Shortly after I arrived in South Australia in 2004, I was introduced to Dr Paul Collier. My first impressions were that this was a man with a very deep personal experience of disability, having lived with quadriplegia for over twenty years. That this was a man who had a clear sense of what was possible (for example he had been supported via individualised funding when he was living and studying in the UK, and had found the experience entirely to his liking). That this was a man with restless passion about people living with disability having the right to live a decent life, a good life. That this was an intelligent man, a charming man.
These first impressions never left me.
Paul was a smart guy. His was no honorary doctorate. It was easy to forget that Paul was an accomplished historian, given that many of us knew Paul mainly through his role as the disability activist. As an activist, Paul would call it like it is, but my experience was that he did so always with a heartfelt courtesy and regard for people.
The more I got to know Paul, the less I was aware of his disability, because his person-hood always shone through. Paul never spoke to me of his daily experience living with quadriplegia, and I remained entirely oblivious to the logistical challenges that must have shaped Paul's daily life.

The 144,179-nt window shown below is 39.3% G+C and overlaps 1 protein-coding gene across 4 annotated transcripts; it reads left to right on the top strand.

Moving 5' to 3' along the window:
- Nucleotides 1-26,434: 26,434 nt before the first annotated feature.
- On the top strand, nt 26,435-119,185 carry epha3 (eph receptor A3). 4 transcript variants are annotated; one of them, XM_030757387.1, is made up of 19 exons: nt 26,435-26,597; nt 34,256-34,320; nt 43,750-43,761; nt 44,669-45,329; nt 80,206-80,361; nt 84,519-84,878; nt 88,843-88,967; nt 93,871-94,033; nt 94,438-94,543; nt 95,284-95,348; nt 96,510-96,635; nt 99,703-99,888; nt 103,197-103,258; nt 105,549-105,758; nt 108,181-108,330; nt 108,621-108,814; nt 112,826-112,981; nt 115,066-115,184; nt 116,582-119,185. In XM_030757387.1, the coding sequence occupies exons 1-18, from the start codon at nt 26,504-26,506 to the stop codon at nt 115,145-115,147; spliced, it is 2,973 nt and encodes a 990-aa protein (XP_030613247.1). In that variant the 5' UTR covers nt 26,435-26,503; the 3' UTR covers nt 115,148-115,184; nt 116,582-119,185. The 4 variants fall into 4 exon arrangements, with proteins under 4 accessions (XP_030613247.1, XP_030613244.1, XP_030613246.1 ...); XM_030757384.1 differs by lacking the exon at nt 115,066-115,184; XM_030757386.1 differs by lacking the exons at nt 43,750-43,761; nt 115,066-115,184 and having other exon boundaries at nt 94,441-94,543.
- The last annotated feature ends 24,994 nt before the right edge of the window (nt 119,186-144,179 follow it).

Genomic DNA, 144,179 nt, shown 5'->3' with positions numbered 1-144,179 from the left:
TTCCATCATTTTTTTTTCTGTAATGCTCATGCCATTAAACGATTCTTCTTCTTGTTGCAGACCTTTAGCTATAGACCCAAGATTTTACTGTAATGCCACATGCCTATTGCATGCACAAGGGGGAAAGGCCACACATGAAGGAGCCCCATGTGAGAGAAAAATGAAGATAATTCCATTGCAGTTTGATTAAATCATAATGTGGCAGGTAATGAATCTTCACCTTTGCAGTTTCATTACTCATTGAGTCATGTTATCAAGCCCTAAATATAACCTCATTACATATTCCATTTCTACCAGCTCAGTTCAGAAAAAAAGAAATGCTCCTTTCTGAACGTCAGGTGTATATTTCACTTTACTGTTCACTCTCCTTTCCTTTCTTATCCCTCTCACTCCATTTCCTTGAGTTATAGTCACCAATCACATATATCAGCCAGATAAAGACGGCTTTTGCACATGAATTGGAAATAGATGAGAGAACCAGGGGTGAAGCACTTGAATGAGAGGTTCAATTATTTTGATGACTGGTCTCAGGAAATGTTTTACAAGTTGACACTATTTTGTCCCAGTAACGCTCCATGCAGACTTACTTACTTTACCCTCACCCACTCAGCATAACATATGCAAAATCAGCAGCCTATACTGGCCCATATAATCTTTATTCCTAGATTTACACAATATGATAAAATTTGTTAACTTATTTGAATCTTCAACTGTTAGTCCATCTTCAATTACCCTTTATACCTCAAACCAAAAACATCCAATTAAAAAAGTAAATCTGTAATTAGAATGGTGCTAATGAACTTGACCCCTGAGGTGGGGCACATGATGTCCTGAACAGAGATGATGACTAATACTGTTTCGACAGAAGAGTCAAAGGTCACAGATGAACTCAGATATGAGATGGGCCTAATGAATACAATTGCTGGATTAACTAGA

Paul radiated an energy that was enduring, so much so that I was profoundly shocked to hear of his demise. I figured he had many, many years ahead of him. With his death, Paul is the latest in a number of fine people who have inspired me with their passion and perspective, and who have passed away with their vision largely frustrated. It doesn't seem fair, and it makes me angry and sad.
Paul, I wish you were still here. You will be deeply missed by those who love you, and your voice will be deeply missed by those on whose behalf you spoke.